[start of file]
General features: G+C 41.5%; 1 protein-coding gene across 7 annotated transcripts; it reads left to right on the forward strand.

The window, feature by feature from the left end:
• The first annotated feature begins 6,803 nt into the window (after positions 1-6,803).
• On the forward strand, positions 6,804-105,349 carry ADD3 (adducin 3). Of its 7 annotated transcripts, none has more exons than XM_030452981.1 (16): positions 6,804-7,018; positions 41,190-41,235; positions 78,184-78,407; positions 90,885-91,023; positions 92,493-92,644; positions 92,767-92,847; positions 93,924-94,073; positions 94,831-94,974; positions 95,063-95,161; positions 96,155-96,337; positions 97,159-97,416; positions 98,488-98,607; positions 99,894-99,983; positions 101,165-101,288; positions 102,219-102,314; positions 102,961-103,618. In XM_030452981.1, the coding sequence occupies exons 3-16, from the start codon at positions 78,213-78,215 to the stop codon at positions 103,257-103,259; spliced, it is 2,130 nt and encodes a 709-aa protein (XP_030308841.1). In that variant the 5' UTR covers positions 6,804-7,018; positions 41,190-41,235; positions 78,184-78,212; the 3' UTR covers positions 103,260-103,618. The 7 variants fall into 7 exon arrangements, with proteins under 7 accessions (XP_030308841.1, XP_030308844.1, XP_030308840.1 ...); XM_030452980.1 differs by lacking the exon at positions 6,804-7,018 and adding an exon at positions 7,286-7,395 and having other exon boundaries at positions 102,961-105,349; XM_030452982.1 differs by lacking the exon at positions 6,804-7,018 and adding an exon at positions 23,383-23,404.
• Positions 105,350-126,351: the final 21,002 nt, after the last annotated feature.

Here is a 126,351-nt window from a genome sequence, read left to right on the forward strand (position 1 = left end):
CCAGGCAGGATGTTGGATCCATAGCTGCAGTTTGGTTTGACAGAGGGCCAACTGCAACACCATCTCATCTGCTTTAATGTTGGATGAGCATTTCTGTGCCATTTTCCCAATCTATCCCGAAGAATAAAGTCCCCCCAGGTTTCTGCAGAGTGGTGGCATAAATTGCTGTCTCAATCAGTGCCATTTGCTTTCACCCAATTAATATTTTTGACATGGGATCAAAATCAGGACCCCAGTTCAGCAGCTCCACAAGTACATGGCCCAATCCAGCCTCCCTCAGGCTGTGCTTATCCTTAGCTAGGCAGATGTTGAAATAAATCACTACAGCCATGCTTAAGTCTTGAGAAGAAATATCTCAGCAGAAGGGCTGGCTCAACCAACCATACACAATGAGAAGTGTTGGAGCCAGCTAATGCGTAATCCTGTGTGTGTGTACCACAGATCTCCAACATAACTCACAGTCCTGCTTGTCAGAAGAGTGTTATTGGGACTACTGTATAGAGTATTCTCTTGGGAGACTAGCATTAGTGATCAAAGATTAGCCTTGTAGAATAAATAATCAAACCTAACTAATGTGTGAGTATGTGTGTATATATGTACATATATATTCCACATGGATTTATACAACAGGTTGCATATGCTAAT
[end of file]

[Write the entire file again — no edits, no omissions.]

General features: G+C 41.5%; 1 protein-coding gene across 7 annotated transcripts; it reads left to right on the forward strand.

The window, feature by feature from the left end:
• The first annotated feature begins 6,803 nt into the window (after positions 1-6,803).
• On the forward strand, positions 6,804-105,349 carry ADD3 (adducin 3). Of its 7 annotated transcripts, none has more exons than XM_030452981.1 (16): positions 6,804-7,018; positions 41,190-41,235; positions 78,184-78,407; positions 90,885-91,023; positions 92,493-92,644; positions 92,767-92,847; positions 93,924-94,073; positions 94,831-94,974; positions 95,063-95,161; positions 96,155-96,337; positions 97,159-97,416; positions 98,488-98,607; positions 99,894-99,983; positions 101,165-101,288; positions 102,219-102,314; positions 102,961-103,618. In XM_030452981.1, the coding sequence occupies exons 3-16, from the start codon at positions 78,213-78,215 to the stop codon at positions 103,257-103,259; spliced, it is 2,130 nt and encodes a 709-aa protein (XP_030308841.1). In that variant the 5' UTR covers positions 6,804-7,018; positions 41,190-41,235; positions 78,184-78,212; the 3' UTR covers positions 103,260-103,618. The 7 variants fall into 7 exon arrangements, with proteins under 7 accessions (XP_030308841.1, XP_030308844.1, XP_030308840.1 ...); XM_030452980.1 differs by lacking the exon at positions 6,804-7,018 and adding an exon at positions 7,286-7,395 and having other exon boundaries at positions 102,961-105,349; XM_030452982.1 differs by lacking the exon at positions 6,804-7,018 and adding an exon at positions 23,383-23,404.
• Positions 105,350-126,351: the final 21,002 nt, after the last annotated feature.

Here is a 126,351-nt window from a genome sequence, read left to right on the forward strand (position 1 = left end):
CCAGGCAGGATGTTGGATCCATAGCTGCAGTTTGGTTTGACAGAGGGCCAACTGCAACACCATCTCATCTGCTTTAATGTTGGATGAGCATTTCTGTGCCATTTTCCCAATCTATCCCGAAGAATAAAGTCCCCCCAGGTTTCTGCAGAGTGGTGGCATAAATTGCTGTCTCAATCAGTGCCATTTGCTTTCACCCAATTAATATTTTTGACATGGGATCAAAATCAGGACCCCAGTTCAGCAGCTCCACAAGTACATGGCCCAATCCAGCCTCCCTCAGGCTGTGCTTATCCTTAGCTAGGCAGATGTTGAAATAAATCACTACAGCCATGCTTAAGTCTTGAGAAGAAATATCTCAGCAGAAGGGCTGGCTCAACCAACCATACACAATGAGAAGTGTTGGAGCCAGCTAATGCGTAATCCTGTGTGTGTGTACCACAGATCTCCAACATAACTCACAGTCCTGCTTGTCAGAAGAGTGTTATTGGGACTACTGTATAGAGTATTCTCTTGGGAGACTAGCATTAGTGATCAAAGATTAGCCTTGTAGAATAAATAATCAAACCTAACTAATGTGTGAGTATGTGTGTATATATGTACATATATATTCCACATGGATTTATACAACAGGTTGCATATGCTAAT